Just how the Federal Emergency Management Agency decides whether to grant individual assistance money in times of crisis would be reassessed in Rep. Nick Rahall’s bill, approved now a second time by the House.
Rahall offered the original text last year in the wake of the June 29 derecho that led to massive disruption of power and caused heavy damage for individual home and business owners.
Under existing guidelines, FEMA provided only limited assistance to individuals after the horrific windstorm.
“The sensible and timely review of FEMA’s individual assistance guidelines that the House has again voted to require will help to ensure that our federal disaster assistance programs are, in fact, reaching those they are designed to help,” Rahall, D-W.Va., said Tuesday.
“Too many West Virginia residents have been left for months on end to wonder if federal assistance would be available to them after they lost paychecks, large food stores, medications and property, following the monstrous storms that we experienced last year.”
Rahall called for speedy action by the Senate and approval by the White House.
Millions of dollars in losses were tabulated in the storm that found winds gusting in excess of 80 miles per hour.
Since such losses didn’t specifically come within FEMA’s guidelines, the state’s bid for individual assistance initially was turned down. Gov. Earl Ray Tomblin filed a second request and this time, four counties qualified.
Rahall said his bill calls for more flexibility and more objective criteria in ascertaining if assistance requests are granted.
Under the bill, FEMA would have one year to review, update and revise through rule-making the factors the agency considers when gauging the severity, magnitude and impact of a disaster.
Rahall’s proposal had to be offered anew, since House Republicans blocked consideration of the Senate-approved Superstorm Sandy bill when the 112th Congress ended.
“West Virginia residents suffered considerable losses from the unforgiving winds of the derecho and Sandy’s snowfalls, but because those losses didn’t fall neatly within the current FEMA guidelines, needed federal aid has been bottled up behind bureaucratic guidelines or significantly limited,” the 3rd District congressman said.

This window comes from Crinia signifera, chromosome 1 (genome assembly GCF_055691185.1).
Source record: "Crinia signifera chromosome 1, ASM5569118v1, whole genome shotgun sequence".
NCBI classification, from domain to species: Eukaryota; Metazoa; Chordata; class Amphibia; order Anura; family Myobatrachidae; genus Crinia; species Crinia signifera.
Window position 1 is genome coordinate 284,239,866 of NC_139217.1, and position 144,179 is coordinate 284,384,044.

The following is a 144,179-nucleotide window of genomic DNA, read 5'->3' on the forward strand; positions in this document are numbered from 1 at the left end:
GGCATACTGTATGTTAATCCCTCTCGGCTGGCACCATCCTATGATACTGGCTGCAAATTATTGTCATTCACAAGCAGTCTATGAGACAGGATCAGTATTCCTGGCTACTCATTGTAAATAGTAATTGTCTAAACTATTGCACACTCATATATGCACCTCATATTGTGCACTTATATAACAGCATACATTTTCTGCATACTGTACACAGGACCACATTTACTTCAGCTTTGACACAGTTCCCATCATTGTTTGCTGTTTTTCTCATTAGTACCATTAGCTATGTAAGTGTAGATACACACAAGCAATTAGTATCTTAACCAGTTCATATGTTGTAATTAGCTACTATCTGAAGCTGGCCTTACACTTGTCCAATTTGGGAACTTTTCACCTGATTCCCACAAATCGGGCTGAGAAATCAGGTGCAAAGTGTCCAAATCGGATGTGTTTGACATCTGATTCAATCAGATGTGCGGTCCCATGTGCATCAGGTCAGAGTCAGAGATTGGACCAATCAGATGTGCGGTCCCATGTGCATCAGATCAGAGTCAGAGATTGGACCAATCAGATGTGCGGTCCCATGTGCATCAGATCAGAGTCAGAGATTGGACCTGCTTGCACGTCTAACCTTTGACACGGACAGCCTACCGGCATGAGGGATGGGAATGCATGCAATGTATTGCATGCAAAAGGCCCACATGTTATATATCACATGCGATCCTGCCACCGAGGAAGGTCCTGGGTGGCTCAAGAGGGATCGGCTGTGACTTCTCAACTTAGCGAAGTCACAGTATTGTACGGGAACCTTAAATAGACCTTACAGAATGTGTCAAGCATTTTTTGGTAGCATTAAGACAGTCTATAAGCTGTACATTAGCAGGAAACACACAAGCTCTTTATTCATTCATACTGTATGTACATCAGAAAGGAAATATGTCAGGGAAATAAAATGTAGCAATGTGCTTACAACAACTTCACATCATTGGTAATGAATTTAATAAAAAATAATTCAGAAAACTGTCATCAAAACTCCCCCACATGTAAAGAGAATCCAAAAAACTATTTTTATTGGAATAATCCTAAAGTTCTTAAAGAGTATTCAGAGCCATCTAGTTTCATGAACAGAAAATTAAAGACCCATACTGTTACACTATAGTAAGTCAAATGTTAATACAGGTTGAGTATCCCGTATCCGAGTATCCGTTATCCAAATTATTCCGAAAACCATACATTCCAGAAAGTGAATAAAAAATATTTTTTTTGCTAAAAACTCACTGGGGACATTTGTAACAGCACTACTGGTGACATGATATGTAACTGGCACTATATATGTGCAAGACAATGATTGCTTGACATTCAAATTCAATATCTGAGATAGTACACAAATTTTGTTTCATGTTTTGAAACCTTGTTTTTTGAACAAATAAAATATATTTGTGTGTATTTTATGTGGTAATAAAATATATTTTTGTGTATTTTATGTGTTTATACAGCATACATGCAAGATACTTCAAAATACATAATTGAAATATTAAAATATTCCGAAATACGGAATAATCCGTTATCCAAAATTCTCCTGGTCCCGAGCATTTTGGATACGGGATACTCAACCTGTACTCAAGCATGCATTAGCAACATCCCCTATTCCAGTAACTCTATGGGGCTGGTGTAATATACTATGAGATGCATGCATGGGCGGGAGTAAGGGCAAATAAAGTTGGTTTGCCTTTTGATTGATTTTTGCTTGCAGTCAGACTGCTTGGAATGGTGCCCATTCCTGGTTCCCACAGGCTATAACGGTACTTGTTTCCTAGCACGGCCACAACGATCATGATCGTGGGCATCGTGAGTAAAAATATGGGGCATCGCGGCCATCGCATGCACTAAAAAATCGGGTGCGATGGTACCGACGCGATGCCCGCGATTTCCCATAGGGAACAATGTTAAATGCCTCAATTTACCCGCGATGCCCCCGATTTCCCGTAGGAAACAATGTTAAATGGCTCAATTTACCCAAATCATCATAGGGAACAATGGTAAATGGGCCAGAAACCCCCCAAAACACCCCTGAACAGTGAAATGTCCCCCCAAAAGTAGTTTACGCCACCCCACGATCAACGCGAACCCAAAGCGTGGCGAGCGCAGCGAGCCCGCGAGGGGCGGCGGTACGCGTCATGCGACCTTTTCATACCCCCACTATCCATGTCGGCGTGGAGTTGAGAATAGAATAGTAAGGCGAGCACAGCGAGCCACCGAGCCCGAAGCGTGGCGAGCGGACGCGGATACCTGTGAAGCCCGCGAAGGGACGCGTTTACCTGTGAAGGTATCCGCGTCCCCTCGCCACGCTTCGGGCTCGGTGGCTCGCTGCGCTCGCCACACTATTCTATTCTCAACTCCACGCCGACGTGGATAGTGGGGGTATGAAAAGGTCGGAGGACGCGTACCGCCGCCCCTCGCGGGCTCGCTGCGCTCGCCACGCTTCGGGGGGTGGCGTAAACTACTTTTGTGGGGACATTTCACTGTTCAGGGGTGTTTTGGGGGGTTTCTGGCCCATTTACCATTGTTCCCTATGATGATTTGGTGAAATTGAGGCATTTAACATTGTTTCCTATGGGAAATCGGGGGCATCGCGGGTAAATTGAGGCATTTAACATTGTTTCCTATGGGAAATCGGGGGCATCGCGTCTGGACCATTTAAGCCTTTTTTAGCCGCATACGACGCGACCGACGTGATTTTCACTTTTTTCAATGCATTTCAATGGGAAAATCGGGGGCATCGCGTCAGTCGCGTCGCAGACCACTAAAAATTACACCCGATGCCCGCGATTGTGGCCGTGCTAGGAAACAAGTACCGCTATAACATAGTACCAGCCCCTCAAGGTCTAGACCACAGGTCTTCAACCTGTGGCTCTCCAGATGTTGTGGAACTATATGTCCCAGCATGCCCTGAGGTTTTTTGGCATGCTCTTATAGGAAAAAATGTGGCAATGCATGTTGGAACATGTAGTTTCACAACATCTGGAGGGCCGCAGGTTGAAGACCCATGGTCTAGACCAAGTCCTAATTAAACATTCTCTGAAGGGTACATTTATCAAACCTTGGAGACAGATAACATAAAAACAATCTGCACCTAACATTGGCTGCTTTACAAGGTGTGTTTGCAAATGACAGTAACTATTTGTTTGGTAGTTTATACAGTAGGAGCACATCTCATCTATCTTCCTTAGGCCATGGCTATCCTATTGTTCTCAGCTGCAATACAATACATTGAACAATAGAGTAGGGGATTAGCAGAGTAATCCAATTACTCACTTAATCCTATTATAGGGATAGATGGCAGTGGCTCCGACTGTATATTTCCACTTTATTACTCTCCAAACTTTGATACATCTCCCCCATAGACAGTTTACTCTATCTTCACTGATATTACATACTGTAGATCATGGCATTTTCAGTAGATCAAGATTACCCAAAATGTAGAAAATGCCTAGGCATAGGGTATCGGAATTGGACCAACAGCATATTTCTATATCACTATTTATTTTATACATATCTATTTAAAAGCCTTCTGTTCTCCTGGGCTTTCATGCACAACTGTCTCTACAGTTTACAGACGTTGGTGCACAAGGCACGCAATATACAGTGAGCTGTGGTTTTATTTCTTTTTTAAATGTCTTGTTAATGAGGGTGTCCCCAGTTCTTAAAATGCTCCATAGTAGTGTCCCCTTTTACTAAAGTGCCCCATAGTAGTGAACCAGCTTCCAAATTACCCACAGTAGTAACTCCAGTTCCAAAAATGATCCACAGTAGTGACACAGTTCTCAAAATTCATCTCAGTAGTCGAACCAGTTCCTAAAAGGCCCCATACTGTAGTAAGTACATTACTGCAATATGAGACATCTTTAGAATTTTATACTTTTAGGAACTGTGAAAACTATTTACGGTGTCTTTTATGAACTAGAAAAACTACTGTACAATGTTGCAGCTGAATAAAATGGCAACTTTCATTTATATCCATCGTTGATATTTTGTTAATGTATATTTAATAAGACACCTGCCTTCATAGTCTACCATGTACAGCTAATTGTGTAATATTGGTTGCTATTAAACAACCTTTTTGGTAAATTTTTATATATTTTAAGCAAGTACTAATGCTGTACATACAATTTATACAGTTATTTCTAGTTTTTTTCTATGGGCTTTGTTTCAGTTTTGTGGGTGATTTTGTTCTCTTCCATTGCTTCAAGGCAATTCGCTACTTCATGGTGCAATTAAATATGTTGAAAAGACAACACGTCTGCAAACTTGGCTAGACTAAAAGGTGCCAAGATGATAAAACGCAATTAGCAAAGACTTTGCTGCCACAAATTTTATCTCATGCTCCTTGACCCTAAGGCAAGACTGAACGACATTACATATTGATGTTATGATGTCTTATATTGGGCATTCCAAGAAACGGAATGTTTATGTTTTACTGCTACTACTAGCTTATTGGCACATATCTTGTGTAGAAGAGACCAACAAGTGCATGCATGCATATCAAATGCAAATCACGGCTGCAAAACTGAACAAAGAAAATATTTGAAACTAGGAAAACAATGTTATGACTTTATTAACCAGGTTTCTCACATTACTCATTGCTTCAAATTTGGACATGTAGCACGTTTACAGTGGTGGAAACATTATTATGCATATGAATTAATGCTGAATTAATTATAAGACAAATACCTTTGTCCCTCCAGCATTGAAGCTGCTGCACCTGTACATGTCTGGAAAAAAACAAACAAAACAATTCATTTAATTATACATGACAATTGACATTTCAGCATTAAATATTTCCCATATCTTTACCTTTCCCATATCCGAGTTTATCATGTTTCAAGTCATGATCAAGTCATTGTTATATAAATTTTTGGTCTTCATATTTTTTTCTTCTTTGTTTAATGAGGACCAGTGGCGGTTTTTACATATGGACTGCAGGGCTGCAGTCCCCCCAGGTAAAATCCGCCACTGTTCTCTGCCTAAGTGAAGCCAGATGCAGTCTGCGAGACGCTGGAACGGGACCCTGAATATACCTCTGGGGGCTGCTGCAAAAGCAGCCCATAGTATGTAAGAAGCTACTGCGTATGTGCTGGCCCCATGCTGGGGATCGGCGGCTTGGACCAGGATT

“In the true spirit of our state, neighbors helped one another in their time of need and our communities have gotten back on their feet. But those who suffered such significant losses at the hands of Mother Nature also deserve assistance from the federal relief programs that their tax dollars support.”
- Local News
Senate Bill will regulate above ground storage tanks
Legislation designed to regulate above-ground storage tanks, written in response to a chemical leak on the Elk River early in the session, got a unanimous vote in the state Senate Friday night and high praise from the bill’s author.
Greenbrier alters school calendar to make up days
In an effort to make up instructional days lost to weather-related school cancellations, Greenbrier County Schools is announcing additional adjustments to the 2013-14 school calendar including cancellation of scheduled two-hour delays for Professional Learning Communities (PLCs) on March 17 and May 5 as well as a change in the Instructional Support & Enhancement (ISE) Day scheduled for April 21.
Young Country Tour to visit Beckley this month
Two young country musicians will perform at The Raleigh Playhouse and Theatre during the Young Country Tour at 8 p.m. March 15.
Abortion bill moves to third reading in the Senate
The State Senate moved a bill some legislators say is unconstitutional, while others say it is necessary to stop the practice of abortion after 20 weeks of gestation.
- Calendar — Saturday, March 8, 2014
VIDEO: Guilty. Life without mercy.
Although Cyan Maroney’s friends and family cannot bring her back, they can rest assured that her killer will spend the rest of his life behind the bars of a prison cell.
It took a jury less than 40 minutes to find Jeremy James Lambert, 33, guilty of first-degree murder without mercy. He will spend the remainder of his life in prison without the chance of parole.
Senator makes case to keep golf course open
Officials in Fayette County are trying to keep a landmark recreational destination away from the state chopping block as lawmakers grapple with a $265 million budgetary shortfall. Sen. William R. Laird, D-Fayette, made his case to the Senate on Wednesday to keep Hawks Nest Golf Course open.
Abortion bill passes Senate Judiciary Committee
A bill that will criminalize a doctor who performs an abortion after 20 weeks of gestation passed the Senate Committee on the Judiciary Thursday evening on a muffled, split voice vote. The bill, which sets out to protect a fetus from pain by prohibiting abortions after 20 weeks, will be on second reading on the Senate floor today.
TWV’s plans waiting in the wings for funding
The future of Theatre West Virginia’s revival sits in the hands of officials in Charleston, TWV’s general manager says.
110 Marshall to host blues group
“Playing the blues ... and only the blues” is the motto of Charles-ton-based blues group Chaz Humley and the Effects, who will be playing at Beckley’s eclectic 110 Marshall (Ave.) music and arts venue at 8 p.m. Saturday.
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- Senate Bill will regulate above ground storage tanks